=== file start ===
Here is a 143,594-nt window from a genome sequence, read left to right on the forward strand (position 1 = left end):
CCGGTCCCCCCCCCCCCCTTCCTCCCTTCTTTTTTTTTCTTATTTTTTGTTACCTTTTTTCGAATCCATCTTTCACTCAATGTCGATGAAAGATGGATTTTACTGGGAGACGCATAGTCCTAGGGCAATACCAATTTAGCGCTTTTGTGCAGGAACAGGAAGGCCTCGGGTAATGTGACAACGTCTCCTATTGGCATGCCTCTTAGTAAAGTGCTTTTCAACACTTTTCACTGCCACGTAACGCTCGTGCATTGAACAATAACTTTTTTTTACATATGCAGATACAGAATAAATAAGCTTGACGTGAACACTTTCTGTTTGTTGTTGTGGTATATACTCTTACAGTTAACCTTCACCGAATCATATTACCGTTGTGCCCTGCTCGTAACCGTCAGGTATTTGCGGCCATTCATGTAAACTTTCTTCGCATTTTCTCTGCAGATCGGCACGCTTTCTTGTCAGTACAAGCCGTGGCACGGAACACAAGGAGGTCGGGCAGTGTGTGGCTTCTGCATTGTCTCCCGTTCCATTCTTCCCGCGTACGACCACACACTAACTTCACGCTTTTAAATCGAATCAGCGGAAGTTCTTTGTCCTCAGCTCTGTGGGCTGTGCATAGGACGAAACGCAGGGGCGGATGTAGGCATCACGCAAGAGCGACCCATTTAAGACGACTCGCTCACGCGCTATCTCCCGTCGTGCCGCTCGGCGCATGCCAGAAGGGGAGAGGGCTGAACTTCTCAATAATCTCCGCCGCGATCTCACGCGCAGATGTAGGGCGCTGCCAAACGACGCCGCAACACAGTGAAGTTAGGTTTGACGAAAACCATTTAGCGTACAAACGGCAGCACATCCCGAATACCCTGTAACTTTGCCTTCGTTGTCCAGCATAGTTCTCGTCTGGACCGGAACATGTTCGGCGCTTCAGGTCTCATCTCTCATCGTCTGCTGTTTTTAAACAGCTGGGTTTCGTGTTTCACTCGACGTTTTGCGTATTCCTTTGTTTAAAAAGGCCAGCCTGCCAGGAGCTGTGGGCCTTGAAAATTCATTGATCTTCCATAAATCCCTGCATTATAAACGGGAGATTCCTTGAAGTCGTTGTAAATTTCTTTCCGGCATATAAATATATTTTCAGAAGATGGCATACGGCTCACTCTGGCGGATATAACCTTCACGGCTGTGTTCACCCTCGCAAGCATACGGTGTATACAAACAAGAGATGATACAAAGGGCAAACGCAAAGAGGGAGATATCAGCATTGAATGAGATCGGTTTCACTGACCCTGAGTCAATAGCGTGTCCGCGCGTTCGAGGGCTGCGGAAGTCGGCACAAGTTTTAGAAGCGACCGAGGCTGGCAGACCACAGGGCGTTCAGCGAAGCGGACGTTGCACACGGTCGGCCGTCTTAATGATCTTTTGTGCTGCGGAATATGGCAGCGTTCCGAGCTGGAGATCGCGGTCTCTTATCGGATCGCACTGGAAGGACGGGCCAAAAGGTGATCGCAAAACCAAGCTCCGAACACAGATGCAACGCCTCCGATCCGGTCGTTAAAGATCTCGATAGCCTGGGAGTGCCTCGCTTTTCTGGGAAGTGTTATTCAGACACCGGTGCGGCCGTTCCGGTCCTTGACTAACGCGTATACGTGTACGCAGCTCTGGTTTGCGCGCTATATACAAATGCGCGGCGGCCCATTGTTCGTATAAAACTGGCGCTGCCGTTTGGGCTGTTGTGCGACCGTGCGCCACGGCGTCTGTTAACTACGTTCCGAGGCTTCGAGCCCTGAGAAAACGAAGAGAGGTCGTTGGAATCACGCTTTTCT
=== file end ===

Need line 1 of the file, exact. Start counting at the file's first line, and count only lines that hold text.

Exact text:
Here is a 143,594-nt window from a genome sequence, read left to right on the forward strand (position 1 = left end):